The Vote Is Cast: The Effect of Corporate Governance on Shareholder Value





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    • Vicente Cuñat, London School of Economics; Mireia Gine, WRDS University of Pennsylvania and Public-Private Sector Research Center, IESE Business School; Maria Guadalupe, INSEAD, NBER, CEPR, and IZA. We are grateful to Ashwini Agrawal; Ann Bartel; Ken Chay; Jeff Coles; Jan Eeckhout; Ray Fisman; Laurie Hodrick; Denis Gromb; Raymond Lim; Marco Manacorda; Zacharias Sautner; David Yermack; and seminar participants at Brown University, Columbia Business School, the University of Edinburgh, Goethe University, LeBow College of Business Conference on Corporate Governance, the London School of Economics, University of Michigan, the New York University Paduano Seminar, and the University of Oregon for their helpful comments and suggestions. The usual disclaimer applies.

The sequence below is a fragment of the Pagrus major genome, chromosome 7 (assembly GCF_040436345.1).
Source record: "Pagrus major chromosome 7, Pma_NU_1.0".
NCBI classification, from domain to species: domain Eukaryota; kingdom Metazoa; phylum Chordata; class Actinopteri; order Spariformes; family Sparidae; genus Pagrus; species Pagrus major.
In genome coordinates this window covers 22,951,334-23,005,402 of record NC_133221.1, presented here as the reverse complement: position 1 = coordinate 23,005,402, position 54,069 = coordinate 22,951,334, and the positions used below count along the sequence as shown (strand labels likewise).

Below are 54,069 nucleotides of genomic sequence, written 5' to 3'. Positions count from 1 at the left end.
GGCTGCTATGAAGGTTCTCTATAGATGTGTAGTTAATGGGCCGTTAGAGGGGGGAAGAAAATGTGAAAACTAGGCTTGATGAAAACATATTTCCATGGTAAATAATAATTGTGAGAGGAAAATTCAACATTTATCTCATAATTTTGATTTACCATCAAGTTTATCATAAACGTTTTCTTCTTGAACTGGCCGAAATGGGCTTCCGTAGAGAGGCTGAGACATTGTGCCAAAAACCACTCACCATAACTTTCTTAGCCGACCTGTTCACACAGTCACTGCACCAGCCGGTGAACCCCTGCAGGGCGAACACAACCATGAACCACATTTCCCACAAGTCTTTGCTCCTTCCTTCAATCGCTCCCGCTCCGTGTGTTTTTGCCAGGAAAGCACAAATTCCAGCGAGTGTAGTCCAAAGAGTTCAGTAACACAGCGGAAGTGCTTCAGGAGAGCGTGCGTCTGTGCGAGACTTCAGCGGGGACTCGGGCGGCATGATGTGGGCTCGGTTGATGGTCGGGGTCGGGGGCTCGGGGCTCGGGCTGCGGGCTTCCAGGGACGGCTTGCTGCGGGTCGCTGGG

This paper investigates whether improvements in the firm's internal corporate governance create value for shareholders. We analyze the market reaction to governance proposals that pass or fail by a small margin of votes in annual meetings. This provides a clean causal estimate that deals with the endogeneity of internal governance rules. We find that passing a proposal leads to significant positive abnormal returns. Adopting one governance proposal increases shareholder value by 2.8%. The market reaction is larger in firms with more antitakeover provisions, higher institutional ownership, and stronger investor activism for proposals sponsored by institutions. In addition, we find that acquisitions and capital expenditures decline and long-term performance improves.